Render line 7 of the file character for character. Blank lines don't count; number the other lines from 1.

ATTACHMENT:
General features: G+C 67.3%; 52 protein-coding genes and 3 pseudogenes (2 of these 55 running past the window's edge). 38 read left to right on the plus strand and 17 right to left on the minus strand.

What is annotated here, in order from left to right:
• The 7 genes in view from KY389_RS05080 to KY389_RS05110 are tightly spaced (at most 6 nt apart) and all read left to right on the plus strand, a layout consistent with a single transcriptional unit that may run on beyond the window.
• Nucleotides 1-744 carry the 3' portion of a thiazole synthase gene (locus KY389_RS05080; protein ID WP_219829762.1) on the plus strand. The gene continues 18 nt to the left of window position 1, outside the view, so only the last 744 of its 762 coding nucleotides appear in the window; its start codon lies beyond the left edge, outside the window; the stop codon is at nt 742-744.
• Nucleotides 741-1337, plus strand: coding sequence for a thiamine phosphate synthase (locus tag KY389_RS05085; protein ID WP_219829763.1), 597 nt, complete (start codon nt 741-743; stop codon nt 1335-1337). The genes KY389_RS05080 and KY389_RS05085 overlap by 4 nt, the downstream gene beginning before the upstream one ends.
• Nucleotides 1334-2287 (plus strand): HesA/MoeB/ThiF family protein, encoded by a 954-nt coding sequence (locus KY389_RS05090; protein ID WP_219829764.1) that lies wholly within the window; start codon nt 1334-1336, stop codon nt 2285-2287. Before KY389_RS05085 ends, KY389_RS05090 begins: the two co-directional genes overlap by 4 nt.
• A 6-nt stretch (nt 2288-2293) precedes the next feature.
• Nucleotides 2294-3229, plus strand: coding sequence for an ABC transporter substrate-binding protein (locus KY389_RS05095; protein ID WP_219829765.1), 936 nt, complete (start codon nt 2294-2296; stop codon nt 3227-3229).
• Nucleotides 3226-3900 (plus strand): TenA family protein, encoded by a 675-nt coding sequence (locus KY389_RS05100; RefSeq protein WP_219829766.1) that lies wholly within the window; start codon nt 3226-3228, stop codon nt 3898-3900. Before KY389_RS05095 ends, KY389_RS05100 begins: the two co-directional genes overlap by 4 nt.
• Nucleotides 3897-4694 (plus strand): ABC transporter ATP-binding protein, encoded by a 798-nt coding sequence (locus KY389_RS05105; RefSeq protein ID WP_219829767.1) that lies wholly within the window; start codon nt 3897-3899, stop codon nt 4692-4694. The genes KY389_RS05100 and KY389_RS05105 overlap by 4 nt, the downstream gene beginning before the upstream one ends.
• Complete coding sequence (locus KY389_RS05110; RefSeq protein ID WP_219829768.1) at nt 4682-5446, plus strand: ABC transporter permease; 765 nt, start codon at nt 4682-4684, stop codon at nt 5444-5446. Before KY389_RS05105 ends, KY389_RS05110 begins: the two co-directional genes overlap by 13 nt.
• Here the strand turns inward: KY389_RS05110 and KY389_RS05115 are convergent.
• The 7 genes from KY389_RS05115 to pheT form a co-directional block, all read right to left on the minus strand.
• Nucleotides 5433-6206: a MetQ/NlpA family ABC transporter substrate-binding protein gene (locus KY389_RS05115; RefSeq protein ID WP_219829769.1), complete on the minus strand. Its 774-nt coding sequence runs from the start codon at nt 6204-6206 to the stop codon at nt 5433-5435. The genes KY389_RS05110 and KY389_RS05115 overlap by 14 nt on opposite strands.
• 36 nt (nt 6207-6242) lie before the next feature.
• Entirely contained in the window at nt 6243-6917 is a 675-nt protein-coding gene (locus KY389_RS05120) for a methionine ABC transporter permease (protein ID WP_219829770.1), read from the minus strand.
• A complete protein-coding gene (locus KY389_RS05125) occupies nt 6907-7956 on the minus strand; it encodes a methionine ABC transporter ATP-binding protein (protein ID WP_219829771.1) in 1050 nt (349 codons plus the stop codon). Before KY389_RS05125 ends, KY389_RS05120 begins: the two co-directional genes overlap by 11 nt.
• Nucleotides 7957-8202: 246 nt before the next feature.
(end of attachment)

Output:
• A 6-nt stretch (nt 2288-2293) precedes the next feature.